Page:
The Casebook of Elisha Grey

Rated 4.00/5 based on 1 review
Three novelettes chronicling the cases of consulting detective Elisha Grey, of Atlantis, recorded by his roommate, Kiara Ptolmai -- "The Winged Dancer" about a missing multimorph; "The Chemist's Elixir" about a stolen medicinal formula; and "The Odalisques" about recruiting underaged women as brides. More
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About Isabeau Vollhardt

Isabeau Vollhardt received her Bachelor of Arts in Philosophy and English Composition from the University of Washington, Seattle, Washington, in 1980, where she studied Novel Writing with Charles Johnson, and the Philosophy of Science Fiction with Michelle Beer. She was exposed to the poetry of Rainer Maria Rilke in a class on Existentialism presented by Eva Hagemeyer. A longtime reader of Victorian era authors such as Arthur Conan Doyle, she was writing The Casebook of Elisha Grey in part as an homage to Doyle and in part as a result of her readings of esoteric works on Atlantis, when she began studies at Samra University of Oriental Medicine in 1991. Graduating with a Masters of Science in Oriental Medicine and receiving licensure to practice acupuncture and Chinese Medicine, she then went on to receive training in Reiki, reaching level IV (Seichem) Reiki training. Energy work and intuitive work in a variety of realms have been part of her personal and professional life since 1985 and encompasses study of Kuang Ping style taijiquan, shuilong qi gong, feng shui, clairvoyancy, Western Astrology, Native American journeywork, and Iai-Batto-Ho. Her experiences resulting from her shui long qi gong practice resulted in a volume of poetry which is now published: Songs of the Water Dragon / Poems for Plants & Planets / and Others. She lives in Ashland, Oregon, where she has practiced Chinese Medicine and taught tai chi, qi gong, and Chinese Medicine theory since 1997. Her short story "Farewell at a Graveside" was published by Innisfree Magazine in 1990. She continues writing with her focus on speculative fiction, and an occasional poem, because 'poems happen'.

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About the Series: The Casebook of Elisha Grey
The Casebook of Elisha Grey chronicles the work of Elisha Grey, scholar and consulting detective in Atlantis, as recorded by his flatmate and student at the Temple of Atlantis, Kiara Ptolmai.

Elisha Grey, a polymath who studies and reads lectures on many subjects at The Temple of Learning, uses logic yet is open to using intuition. His flatmate Kiara Ptolmai is a hands-on healer from an oral tradition of the Caucasus and raised in Chungkuo, where the understanding of the role of the ethereal soul – the part of ourselves that contains all memory across time – contributes to deep perception and intuition, while her jurisprudence studies hone her ability to apply logic to her feelings.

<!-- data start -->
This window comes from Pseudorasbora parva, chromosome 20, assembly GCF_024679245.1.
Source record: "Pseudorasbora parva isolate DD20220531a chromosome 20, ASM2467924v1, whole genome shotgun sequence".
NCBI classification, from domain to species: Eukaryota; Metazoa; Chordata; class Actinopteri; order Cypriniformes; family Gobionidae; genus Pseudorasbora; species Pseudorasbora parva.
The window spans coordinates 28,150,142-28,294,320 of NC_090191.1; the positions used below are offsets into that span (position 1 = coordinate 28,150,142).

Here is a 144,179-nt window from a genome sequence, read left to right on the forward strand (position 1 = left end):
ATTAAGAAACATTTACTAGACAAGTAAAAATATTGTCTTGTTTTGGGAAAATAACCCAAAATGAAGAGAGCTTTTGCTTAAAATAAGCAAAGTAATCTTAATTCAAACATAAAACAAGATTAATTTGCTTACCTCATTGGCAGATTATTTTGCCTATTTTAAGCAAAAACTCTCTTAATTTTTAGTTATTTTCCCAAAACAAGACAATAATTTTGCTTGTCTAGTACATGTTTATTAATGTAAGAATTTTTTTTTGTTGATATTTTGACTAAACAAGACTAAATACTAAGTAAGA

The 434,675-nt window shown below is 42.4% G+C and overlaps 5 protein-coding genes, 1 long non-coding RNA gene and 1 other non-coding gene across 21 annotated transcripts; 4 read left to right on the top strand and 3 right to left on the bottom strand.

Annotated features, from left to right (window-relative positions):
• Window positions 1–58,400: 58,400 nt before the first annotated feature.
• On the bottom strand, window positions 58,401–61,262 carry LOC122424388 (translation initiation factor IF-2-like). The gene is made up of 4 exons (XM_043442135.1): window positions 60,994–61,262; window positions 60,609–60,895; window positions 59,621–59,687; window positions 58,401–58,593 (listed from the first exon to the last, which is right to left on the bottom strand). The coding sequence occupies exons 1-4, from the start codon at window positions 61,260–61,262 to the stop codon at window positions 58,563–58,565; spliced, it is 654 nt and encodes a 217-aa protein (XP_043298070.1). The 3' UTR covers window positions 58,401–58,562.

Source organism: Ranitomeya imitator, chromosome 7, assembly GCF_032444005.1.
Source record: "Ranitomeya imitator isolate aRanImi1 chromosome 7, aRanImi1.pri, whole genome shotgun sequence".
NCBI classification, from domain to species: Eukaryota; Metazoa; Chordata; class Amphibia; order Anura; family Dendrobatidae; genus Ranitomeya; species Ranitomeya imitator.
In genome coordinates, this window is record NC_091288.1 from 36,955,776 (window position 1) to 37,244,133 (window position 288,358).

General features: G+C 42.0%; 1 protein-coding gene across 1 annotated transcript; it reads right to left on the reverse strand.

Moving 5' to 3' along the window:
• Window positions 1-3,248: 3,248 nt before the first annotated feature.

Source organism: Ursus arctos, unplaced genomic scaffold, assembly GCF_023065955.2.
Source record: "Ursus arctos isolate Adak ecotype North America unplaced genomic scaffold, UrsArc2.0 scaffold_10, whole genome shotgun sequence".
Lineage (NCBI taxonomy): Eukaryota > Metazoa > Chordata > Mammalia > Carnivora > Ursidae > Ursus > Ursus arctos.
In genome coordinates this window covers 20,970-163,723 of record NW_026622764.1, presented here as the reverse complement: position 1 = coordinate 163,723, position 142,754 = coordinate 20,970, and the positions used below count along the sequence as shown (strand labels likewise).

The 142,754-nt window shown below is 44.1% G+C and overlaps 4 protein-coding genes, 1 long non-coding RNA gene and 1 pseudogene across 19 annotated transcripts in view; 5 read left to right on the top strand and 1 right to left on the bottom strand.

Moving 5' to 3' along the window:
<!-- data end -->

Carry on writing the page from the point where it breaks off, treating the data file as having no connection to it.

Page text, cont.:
Coming at logic and intuition from different directions, yet both of them applying the two together, Elisha Grey and Kiara Ptolmai are astute observers and solvers of the criminal activities of their day.

Each volume contains three novelettes.

Also in Series: The Casebook of Elisha Grey

Also by This Author

Reviews of The Casebook of Elisha Grey by Isabeau Vollhardt

Sally Ember, EdD reviewed on Sep. 1, 2017

The background of the author, Isabeau Vollhardt, shines through this series, I'm sure, as it does in this first set of three novelettes as the first of the series, "The Casebook of Elisha Grey." For example, in her author biography, she states that she: has studied the "philosophy of science fiction" and novel writing; is a long-time fan of Arthur Conan Doyle's (creator of Sherlock Holmes); has extensively researched Atlantis; is an acupuncturist and herbalist in Traditional Chinese Medicine and a Reiki Master (Level IV); and, has also studied/trained in a variety of other Asian medicine, energy work and martial arts as well as in "feng shui, clairvoyancy, Astrology, Native American journeywork, and Iai-Batto-Ho." Both of the main characters in this first in the series, Elisha Grey and Kiara Ptolmai, share many of the same talents, skills, areas of expertise and spiritual/academic involvements as the author.

Vollhardt borrows freely from the format, types of cases and reputation Holmes' stories are famous for (both Doyle's and later editions of the characters' exploits), with Grey as Holmes and Ptolmai as Watson (more in the manner of CBS' "Elementary" series than any of the previous or current versions, though, since Kiara is female), making Kiara both a medical expert (a "healer" in these stories) and a law student learning about detective work from Elisha. They are also housemates, as Watson and Holmes often are in many versions of those stories, TV shows and films.

However, setting the stories in Atlantis and its concurrent surrounds mixes science-fiction and its many time types of technology with multiple cultures, class/caste systems, economic structures, family/social network and spiritual/religious rituals and beliefs, PLUS aliens (YES!) in ways that don't always interface easily, but Vollhardt manages to juggle them all well.

Each novelette has its own case presented early on which Elisha and Kiara solve by its end with some recurring and some new characters in each of the three. We also learn more about the background and family members of both characters in ways that blend well with each story's case.

The author's research and imagination are well-used, here. The characters and settings--clothing, architecture, furnishings, food, landscapes/seascapes and transport systems--are drawn well and with excellent details, but not too many; the stories have good pacing and arcs.